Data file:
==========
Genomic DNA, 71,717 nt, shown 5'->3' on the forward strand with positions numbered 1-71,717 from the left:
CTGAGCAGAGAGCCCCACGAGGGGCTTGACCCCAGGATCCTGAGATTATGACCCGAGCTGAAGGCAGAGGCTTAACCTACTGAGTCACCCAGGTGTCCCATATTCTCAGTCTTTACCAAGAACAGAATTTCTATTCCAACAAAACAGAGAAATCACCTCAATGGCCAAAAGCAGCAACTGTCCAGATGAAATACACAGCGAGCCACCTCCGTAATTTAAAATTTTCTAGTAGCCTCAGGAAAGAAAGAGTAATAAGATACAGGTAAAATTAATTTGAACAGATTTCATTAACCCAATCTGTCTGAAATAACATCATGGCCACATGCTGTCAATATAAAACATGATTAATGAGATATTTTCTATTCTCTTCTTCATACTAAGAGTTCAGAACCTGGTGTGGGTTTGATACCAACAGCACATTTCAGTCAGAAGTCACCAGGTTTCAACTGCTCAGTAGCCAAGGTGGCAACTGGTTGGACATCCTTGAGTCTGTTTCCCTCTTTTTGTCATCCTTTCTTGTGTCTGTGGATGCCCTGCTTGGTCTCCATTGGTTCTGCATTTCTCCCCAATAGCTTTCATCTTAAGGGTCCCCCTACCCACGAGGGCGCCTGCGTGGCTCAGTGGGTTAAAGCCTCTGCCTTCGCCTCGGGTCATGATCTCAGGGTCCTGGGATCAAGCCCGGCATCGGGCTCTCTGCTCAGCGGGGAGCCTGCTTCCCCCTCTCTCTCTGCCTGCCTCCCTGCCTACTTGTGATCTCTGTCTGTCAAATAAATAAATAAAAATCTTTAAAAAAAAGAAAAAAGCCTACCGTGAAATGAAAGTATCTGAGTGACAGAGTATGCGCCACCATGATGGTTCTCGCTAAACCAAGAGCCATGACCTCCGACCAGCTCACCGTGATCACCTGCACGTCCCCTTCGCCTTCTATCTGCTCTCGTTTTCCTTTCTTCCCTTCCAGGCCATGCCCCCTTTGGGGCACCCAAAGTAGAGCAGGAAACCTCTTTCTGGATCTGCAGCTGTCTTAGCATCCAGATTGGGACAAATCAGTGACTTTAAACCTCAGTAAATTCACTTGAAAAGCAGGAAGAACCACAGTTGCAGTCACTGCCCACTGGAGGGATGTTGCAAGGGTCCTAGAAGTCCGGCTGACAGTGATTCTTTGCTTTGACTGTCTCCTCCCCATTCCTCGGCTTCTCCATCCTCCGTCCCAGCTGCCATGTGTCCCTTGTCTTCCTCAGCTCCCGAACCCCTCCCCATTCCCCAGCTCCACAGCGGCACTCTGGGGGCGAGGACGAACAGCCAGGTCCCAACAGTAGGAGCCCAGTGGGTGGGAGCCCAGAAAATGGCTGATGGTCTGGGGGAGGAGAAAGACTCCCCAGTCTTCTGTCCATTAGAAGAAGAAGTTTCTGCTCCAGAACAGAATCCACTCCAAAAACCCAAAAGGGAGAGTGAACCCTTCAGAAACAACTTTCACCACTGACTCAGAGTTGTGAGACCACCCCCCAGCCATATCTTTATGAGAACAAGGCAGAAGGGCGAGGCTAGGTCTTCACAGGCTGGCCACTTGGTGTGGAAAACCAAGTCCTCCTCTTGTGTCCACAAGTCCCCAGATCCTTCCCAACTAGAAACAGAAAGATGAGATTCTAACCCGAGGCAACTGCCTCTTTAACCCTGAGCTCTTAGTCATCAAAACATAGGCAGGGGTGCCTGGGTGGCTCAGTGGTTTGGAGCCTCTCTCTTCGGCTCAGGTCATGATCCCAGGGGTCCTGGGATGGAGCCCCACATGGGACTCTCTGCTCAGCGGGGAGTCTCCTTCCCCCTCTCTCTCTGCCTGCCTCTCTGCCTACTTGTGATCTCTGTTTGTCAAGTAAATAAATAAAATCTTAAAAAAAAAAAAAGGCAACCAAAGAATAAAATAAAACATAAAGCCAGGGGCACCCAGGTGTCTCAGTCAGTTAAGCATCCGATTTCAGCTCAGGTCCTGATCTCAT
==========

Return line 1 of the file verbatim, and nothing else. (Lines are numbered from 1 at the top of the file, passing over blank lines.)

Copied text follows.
Genomic DNA, 71,717 nt, shown 5'->3' on the forward strand with positions numbered 1-71,717 from the left: